Dealing with Guilt - Saying No
Although guilt is not one of the primary feelings (anger, fear, sadness, and joy), it is so pervasive in our culture that it needs some primary treatment. Guilt is a mixture of both fear and anger and acts like an internal smokescreen. It allows us to feel bad about something but prevents us from seeing alternatives and doing anything effective to change the situation.
Regina reports that when she was a regular cigarette smoker she always felt guilty about her habit. She remembers how smokers would often admit to one another, I hate myself for doing this. I should stop." This little "confession of sins" became almost a ritual that punished and absolved her all in one step. She was then guilt free - until the next nicotine urge struck.
Guilt is rampant among those who have been trained (often since birth) to feel "not OK" about themselves. Guilt usually covers up anger about all the "shoulds" they have swallowed that can never be adequately digested; all the demanding and disapproving parental voices, both within and without, that can never be silenced. Those who are preoccupied with guilt miss the opportunity to constructively channel the energy of their rage into actually alleviating or solving the problem. It is much more comfortable to keep one's familiar misery and perpetuate the cycle of self-depreciation than it is to risk the unknowns that come with being effective and powerful.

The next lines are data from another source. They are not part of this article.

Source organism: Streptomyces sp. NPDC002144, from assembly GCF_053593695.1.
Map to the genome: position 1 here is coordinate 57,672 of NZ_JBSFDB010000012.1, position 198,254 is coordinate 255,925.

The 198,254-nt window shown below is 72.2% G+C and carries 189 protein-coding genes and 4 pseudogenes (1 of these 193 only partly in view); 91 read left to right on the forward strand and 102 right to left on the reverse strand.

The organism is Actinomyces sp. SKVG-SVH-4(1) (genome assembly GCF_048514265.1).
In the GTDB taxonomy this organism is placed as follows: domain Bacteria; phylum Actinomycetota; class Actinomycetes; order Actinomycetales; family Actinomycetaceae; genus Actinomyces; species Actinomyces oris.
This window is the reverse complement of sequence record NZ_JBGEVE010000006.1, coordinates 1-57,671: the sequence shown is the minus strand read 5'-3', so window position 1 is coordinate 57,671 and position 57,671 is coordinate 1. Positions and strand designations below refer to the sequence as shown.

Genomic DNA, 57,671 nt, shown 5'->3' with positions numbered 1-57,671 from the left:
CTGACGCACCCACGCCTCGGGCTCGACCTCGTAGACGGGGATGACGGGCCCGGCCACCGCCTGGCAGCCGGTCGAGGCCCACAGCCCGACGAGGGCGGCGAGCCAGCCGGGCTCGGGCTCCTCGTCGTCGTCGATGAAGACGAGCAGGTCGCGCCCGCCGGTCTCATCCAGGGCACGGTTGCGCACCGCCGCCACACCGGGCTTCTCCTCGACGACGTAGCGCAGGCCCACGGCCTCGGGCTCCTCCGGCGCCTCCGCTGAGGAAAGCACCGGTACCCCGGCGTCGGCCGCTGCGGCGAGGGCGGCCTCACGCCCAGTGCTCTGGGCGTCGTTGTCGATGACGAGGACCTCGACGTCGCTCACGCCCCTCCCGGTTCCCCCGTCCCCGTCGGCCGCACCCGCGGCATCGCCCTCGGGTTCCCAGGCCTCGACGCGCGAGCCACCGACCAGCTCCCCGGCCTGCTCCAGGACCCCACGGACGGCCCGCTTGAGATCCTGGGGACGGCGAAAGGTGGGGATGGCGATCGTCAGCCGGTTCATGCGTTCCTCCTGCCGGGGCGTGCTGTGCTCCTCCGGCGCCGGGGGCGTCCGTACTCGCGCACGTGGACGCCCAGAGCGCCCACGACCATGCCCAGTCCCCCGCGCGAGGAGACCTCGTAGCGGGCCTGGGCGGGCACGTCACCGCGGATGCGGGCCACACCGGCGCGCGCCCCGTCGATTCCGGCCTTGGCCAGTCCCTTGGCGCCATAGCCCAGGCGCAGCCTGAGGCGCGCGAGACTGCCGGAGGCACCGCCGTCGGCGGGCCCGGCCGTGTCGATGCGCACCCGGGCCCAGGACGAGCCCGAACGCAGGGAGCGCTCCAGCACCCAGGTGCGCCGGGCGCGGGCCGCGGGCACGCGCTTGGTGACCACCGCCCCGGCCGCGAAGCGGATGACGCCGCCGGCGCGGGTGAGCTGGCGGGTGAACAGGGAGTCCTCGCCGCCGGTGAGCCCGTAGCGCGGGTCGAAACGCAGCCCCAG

Learning to say no and stand one's ground, rather than overadapting to others, is a good starting point in breaking guilt patterns. The next steps include telling the truth about our anger, admitting our fears, and refusing to perpetuate negative self-talk that keeps "not-OKness" alive.